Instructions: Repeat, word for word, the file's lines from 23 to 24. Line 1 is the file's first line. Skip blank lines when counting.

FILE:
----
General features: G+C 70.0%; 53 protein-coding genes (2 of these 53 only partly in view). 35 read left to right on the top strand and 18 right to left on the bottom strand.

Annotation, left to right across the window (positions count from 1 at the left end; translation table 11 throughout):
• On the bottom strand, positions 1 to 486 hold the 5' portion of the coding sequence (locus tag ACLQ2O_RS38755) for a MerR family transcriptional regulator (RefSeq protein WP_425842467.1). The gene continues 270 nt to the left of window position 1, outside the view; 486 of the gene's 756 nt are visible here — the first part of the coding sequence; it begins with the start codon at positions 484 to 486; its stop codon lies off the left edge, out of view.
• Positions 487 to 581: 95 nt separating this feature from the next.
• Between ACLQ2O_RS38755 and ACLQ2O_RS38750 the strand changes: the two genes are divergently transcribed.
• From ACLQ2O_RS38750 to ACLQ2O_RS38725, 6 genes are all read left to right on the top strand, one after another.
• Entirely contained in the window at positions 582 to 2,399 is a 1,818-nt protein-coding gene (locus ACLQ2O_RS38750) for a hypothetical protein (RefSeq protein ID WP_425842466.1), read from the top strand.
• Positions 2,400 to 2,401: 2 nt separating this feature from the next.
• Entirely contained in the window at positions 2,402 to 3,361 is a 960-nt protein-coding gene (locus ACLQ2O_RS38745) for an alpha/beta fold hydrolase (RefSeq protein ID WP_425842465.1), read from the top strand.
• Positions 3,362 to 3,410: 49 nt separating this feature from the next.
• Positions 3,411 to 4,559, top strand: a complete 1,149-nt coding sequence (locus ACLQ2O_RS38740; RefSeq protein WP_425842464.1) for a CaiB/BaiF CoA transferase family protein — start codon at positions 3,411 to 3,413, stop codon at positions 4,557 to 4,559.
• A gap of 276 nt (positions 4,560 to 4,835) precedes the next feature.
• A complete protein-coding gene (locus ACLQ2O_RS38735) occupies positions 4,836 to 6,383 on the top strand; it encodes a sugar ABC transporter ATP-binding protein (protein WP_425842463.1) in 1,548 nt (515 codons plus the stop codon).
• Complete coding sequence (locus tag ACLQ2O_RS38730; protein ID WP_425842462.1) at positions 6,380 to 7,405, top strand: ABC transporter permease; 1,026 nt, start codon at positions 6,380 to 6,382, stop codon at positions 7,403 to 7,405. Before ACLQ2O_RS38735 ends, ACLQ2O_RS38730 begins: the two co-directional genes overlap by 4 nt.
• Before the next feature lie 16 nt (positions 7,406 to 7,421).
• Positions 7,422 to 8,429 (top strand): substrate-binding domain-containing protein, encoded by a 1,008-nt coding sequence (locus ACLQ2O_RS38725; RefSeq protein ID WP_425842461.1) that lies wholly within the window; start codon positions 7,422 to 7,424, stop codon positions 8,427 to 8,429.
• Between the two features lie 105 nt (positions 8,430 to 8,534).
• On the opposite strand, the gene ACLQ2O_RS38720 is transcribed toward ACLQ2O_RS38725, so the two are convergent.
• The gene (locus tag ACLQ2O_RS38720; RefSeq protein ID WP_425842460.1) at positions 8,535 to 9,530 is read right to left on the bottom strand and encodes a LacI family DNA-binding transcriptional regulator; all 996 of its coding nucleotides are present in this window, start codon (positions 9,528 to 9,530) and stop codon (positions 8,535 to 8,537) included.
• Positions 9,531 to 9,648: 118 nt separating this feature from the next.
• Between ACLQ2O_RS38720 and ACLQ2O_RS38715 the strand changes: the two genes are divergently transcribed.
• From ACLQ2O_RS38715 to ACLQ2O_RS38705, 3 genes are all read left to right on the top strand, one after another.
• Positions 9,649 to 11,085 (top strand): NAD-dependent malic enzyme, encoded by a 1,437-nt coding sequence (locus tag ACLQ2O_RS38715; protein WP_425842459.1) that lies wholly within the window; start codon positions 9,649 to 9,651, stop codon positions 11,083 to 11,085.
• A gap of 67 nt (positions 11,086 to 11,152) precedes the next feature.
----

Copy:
• Positions 9,649 to 11,085 (top strand): NAD-dependent malic enzyme, encoded by a 1,437-nt coding sequence (locus tag ACLQ2O_RS38715; protein WP_425842459.1) that lies wholly within the window; start codon positions 9,649 to 9,651, stop codon positions 11,083 to 11,085.
• A gap of 67 nt (positions 11,086 to 11,152) precedes the next feature.